8 tools that can unearth college financial aid
How to Get College Financial Aid
by Kalman A. Chany
5 Ways to Win Scholarship Money
Scholarships, Grants, and Loan Forgiveness Programs
- Assume you're eligible. Don't rule yourself out because of income or academics. And don't rule out a college because you think it's too expensive. The higher the cost, the more aid you may receive.
- Don't wait to be accepted to a college to apply for aid. The coffers may be empty by spring.
- Get application forms as soon as possible. You'll need the 2013-2014 federal FAFSA form. (The online version was available starting January 1, 2012. Paper versions are freely available by late-December by calling 800-433-3243.) You may also need to complete the College Board's 2012-2013 CSS PROFILE application, state aid forms, and forms provided by the colleges.
- Know the deadlines and be sure to meet each one. Many colleges have different deadlines for different forms. Some may be due in early January, though most are due mid January-March.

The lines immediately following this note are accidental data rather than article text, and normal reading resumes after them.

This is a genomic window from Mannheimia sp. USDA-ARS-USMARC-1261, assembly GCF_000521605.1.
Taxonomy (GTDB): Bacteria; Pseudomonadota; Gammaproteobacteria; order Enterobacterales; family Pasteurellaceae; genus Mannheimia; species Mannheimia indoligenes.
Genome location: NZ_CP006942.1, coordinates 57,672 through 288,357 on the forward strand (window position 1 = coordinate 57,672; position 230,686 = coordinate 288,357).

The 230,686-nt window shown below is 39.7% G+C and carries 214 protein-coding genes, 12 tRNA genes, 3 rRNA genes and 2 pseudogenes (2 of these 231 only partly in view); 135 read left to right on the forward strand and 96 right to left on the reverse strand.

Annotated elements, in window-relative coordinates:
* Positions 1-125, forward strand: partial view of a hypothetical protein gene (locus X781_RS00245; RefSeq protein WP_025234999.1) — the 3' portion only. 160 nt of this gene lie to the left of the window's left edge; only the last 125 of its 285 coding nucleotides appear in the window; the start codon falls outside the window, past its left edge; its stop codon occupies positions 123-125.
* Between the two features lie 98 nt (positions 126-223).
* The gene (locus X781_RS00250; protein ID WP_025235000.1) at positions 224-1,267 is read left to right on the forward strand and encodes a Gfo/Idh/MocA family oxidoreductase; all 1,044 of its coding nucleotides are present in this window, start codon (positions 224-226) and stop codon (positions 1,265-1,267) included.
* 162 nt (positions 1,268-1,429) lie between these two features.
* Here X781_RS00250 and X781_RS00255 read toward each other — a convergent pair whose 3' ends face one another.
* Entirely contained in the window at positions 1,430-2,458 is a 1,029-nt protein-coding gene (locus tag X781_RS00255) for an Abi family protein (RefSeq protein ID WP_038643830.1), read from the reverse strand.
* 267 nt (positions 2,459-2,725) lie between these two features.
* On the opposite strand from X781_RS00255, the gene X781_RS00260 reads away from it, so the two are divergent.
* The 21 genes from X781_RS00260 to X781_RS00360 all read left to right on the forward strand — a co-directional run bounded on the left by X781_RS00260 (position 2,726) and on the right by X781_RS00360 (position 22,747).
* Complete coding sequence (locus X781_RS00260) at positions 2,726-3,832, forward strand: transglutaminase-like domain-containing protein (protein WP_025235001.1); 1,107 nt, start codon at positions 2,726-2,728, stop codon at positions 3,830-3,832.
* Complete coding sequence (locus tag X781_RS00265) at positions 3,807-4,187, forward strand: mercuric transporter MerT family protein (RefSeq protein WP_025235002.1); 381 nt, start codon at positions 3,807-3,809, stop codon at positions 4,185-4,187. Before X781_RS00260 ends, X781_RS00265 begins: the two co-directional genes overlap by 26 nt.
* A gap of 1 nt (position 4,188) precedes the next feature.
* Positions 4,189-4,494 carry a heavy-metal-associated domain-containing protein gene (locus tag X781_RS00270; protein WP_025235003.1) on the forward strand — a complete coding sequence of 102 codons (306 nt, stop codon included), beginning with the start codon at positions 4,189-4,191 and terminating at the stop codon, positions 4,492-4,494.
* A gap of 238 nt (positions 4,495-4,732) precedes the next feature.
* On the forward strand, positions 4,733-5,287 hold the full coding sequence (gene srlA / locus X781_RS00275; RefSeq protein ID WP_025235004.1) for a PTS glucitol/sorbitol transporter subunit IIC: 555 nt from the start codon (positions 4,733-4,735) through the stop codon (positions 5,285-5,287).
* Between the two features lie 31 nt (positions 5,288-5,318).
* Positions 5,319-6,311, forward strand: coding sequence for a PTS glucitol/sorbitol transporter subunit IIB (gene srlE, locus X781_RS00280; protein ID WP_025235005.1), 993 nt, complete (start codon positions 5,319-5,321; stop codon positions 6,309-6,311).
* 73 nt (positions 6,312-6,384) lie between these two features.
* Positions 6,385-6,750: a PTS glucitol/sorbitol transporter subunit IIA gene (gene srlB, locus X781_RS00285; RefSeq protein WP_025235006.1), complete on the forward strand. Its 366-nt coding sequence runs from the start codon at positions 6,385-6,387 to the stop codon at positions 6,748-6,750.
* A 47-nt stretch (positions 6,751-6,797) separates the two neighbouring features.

- Figure out your "expected family contribution." Use worksheets in financial aid guidebooks to calculate (before you apply) what the colleges will estimate you can afford to pay. Be sure to get up-to-date information as the rules and formulas change every year.
- Maximize your aid eligibility. Freshman year aid awards are based in part on income for the tax year ending December 31 of the student's senior year in high school. Consider also making appropriate adjustments to your assets, debts, and retirement provisions before you apply.
- Follow instructions carefully on the application forms. Common mistakes that can disqualify your applications are forgetting to sign them, leaving lines blank, and using the wrong academic year's version of the forms.
- Do your income tax forms early. To meet early aid application deadlines, you may need to do a draft version of your income tax return with estimated numbers.
From Paying For College Without Going Broke: 2012 Edition
Kalman A. Chany is the author of Paying For College Without Going Broke: 2012 Edition (Random House / Princeton Review). For more about the book, visit http://www.randomhouse.com
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